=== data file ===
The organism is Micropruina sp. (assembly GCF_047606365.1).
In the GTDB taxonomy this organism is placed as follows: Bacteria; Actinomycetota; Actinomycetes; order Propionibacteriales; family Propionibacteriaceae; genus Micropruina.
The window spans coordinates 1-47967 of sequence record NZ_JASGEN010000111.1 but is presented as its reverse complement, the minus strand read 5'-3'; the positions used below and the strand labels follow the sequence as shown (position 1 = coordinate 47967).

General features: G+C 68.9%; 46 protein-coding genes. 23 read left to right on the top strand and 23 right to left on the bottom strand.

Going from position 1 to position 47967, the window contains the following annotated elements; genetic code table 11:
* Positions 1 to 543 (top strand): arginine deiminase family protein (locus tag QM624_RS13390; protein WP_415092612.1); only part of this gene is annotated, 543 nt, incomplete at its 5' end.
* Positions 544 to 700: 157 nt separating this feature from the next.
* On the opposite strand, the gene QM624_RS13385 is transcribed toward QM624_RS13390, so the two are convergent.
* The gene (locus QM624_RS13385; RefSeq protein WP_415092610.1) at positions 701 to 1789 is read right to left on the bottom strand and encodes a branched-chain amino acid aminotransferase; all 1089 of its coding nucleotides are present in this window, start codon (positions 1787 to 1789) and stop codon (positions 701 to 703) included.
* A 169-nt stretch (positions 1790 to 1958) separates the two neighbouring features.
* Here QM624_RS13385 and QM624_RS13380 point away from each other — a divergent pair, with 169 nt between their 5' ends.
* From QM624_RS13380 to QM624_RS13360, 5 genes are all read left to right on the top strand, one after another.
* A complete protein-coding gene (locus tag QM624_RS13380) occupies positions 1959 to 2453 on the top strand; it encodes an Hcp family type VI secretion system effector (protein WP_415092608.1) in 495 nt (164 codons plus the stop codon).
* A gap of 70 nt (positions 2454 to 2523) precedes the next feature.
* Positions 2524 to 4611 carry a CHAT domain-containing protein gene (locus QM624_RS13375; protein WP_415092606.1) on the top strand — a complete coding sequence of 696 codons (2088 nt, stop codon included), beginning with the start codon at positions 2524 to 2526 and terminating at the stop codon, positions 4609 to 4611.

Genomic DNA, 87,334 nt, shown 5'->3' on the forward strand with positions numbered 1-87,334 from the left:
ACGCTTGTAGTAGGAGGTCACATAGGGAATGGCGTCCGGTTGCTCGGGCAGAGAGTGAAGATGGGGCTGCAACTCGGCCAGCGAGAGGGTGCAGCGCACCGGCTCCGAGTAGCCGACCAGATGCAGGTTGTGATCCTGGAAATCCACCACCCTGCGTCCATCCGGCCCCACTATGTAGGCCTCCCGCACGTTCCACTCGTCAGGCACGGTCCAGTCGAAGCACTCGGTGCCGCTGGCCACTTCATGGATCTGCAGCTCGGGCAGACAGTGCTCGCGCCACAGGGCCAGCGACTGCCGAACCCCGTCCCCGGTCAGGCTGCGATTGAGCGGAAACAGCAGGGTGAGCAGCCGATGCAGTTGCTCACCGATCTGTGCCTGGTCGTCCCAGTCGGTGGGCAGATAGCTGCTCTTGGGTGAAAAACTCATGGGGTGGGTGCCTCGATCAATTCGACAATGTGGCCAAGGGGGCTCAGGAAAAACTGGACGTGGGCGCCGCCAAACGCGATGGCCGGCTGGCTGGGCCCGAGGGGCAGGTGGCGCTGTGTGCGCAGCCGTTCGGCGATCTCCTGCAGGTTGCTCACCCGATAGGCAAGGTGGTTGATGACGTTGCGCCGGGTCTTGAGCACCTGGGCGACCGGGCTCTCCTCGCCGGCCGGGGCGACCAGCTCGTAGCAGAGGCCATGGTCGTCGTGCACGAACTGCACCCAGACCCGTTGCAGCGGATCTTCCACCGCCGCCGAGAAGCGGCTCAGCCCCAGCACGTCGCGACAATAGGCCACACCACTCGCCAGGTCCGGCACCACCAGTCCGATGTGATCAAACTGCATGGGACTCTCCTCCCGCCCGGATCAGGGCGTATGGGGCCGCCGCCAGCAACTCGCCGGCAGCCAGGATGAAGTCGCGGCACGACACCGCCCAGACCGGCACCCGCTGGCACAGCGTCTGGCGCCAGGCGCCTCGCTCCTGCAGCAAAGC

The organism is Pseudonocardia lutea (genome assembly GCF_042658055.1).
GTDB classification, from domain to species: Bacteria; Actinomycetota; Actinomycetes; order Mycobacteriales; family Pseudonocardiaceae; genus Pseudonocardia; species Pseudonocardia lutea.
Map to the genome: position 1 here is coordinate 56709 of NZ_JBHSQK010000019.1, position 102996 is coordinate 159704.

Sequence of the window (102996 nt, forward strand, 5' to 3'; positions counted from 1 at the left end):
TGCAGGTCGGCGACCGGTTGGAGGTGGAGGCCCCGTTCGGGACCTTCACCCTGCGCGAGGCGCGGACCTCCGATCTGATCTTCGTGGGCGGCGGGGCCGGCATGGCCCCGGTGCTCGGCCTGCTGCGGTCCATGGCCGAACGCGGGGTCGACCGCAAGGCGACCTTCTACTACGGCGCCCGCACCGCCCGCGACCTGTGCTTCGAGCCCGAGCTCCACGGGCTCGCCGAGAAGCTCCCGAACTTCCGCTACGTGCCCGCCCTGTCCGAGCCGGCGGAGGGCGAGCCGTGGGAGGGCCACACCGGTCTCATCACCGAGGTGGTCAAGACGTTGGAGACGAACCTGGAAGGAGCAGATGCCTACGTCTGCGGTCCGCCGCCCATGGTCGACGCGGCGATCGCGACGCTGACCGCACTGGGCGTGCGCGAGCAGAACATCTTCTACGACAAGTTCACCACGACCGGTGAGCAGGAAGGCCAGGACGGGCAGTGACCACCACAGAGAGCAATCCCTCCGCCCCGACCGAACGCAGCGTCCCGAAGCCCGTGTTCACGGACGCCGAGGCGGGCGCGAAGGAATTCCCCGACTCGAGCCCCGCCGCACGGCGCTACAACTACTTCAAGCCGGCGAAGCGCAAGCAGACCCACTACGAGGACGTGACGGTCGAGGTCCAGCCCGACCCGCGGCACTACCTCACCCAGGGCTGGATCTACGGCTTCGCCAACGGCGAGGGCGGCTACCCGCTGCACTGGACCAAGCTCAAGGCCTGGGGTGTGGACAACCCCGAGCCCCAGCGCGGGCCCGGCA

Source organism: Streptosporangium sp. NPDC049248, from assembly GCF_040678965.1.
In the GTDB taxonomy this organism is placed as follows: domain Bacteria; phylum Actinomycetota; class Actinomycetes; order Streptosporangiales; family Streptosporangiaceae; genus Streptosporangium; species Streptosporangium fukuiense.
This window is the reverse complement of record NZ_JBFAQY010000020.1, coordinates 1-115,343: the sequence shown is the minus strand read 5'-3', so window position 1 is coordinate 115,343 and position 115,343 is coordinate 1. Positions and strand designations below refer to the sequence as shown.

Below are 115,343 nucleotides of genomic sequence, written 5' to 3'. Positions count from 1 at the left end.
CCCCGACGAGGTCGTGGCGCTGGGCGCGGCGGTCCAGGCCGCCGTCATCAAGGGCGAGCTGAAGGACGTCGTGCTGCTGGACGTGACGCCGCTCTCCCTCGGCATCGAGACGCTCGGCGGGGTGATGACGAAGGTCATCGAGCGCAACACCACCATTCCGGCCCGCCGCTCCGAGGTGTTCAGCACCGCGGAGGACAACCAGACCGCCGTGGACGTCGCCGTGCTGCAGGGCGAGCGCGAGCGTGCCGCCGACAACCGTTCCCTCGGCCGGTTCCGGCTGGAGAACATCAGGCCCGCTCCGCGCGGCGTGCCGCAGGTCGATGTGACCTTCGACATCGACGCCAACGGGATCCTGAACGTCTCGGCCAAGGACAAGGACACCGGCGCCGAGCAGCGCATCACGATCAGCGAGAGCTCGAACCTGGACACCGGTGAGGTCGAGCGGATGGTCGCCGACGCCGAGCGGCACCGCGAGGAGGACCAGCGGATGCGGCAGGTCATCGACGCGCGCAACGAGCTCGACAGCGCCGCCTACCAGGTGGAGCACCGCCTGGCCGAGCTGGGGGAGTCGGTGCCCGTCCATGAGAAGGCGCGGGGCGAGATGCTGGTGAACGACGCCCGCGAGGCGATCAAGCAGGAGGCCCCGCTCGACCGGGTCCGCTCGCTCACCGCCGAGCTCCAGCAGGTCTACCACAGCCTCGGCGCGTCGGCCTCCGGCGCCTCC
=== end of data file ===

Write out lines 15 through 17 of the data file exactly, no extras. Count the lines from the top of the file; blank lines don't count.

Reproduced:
* Positions 2524 to 4611 carry a CHAT domain-containing protein gene (locus QM624_RS13375; protein WP_415092606.1) on the top strand — a complete coding sequence of 696 codons (2088 nt, stop codon included), beginning with the start codon at positions 2524 to 2526 and terminating at the stop codon, positions 4609 to 4611.

Genomic DNA, 87,334 nt, shown 5'->3' on the forward strand with positions numbered 1-87,334 from the left:
ACGCTTGTAGTAGGAGGTCACATAGGGAATGGCGTCCGGTTGCTCGGGCAGAGAGTGAAGATGGGGCTGCAACTCGGCCAGCGAGAGGGTGCAGCGCACCGGCTCCGAGTAGCCGACCAGATGCAGGTTGTGATCCTGGAAATCCACCACCCTGCGTCCATCCGGCCCCACTATGTAGGCCTCCCGCACGTTCCACTCGTCAGGCACGGTCCAGTCGAAGCACTCGGTGCCGCTGGCCACTTCATGGATCTGCAGCTCGGGCAGACAGTGCTCGCGCCACAGGGCCAGCGACTGCCGAACCCCGTCCCCGGTCAGGCTGCGATTGAGCGGAAACAGCAGGGTGAGCAGCCGATGCAGTTGCTCACCGATCTGTGCCTGGTCGTCCCAGTCGGTGGGCAGATAGCTGCTCTTGGGTGAAAAACTCATGGGGTGGGTGCCTCGATCAATTCGACAATGTGGCCAAGGGGGCTCAGGAAAAACTGGACGTGGGCGCCGCCAAACGCGATGGCCGGCTGGCTGGGCCCGAGGGGCAGGTGGCGCTGTGTGCGCAGCCGTTCGGCGATCTCCTGCAGGTTGCTCACCCGATAGGCAAGGTGGTTGATGACGTTGCGCCGGGTCTTGAGCACCTGGGCGACCGGGCTCTCCTCGCCGGCCGGGGCGACCAGCTCGTAGCAGAGGCCATGGTCGTCGTGCACGAACTGCACCCAGACCCGTTGCAGCGGATCTTCCACCGCCGCCGAGAAGCGGCTCAGCCCCAGCACGTCGCGACAATAGGCCACACCACTCGCCAGGTCCGGCACCACCAGTCCGATGTGATCAAACTGCATGGGACTCTCCTCCCGCCCGGATCAGGGCGTATGGGGCCGCCGCCAGCAACTCGCCGGCAGCCAGGATGAAGTCGCGGCACGACACCGCCCAGACCGGCACCCGCTGGCACAGCGTCTGGCGCCAGGCGCCTCGCTCCTGCAGCAAAGC